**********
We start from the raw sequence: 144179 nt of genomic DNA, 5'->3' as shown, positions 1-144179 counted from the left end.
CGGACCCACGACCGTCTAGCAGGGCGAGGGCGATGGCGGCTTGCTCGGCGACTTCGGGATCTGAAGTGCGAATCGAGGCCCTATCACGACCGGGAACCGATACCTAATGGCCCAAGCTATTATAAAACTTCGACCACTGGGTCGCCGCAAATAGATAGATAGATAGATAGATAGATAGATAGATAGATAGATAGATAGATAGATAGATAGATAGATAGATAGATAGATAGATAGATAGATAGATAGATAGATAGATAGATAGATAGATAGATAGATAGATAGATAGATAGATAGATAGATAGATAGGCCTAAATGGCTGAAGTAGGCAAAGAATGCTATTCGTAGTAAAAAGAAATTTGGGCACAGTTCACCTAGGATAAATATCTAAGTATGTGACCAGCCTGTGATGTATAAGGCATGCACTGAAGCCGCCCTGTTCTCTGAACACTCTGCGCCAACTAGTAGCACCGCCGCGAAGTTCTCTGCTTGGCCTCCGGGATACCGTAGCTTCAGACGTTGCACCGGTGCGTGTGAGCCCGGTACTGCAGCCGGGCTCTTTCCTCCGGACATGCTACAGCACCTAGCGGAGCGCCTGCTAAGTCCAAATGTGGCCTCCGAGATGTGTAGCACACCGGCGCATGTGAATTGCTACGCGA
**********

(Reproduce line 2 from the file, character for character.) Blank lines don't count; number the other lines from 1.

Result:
CGGACCCACGACCGTCTAGCAGGGCGAGGGCGATGGCGGCTTGCTCGGCGACTTCGGGATCTGAAGTGCGAATCGAGGCCCTATCACGACCGGGAACCGATACCTAATGGCCCAAGCTATTATAAAACTTCGACCACTGGGTCGCCGCAAATAGATAGATAGATAGATAGATAGATAGATAGATAGATAGATAGATAGATAGATAGATAGATAGATAGATAGATAGATAGATAGATAGATAGATAGATAGATAGATAGATAGATAGATAGATAGATAGATAGATAGATAGATAGATAGATAGATAGGCCTAAATGGCTGAAGTAGGCAAAGAATGCTATTCGTAGTAAAAAGAAATTTGGGCACAGTTCACCTAGGATAAATATCTAAGTATGTGACCAGCCTGTGATGTATAAGGCATGCACTGAAGCCGCCCTGTTCTCTGAACACTCTGCGCCAACTAGTAGCACCGCCGCGAAGTTCTCTGCTTGGCCTCCGGGATACCGTAGCTTCAGACGTTGCACCGGTGCGTGTGAGCCCGGTACTGCAGCCGGGCTCTTTCCTCCGGACATGCTACAGCACCTAGCGGAGCGCCTGCTAAGTCCAAATGTGGCCTCCGAGATGTGTAGCACACCGGCGCATGTGAATTGCTACGCGA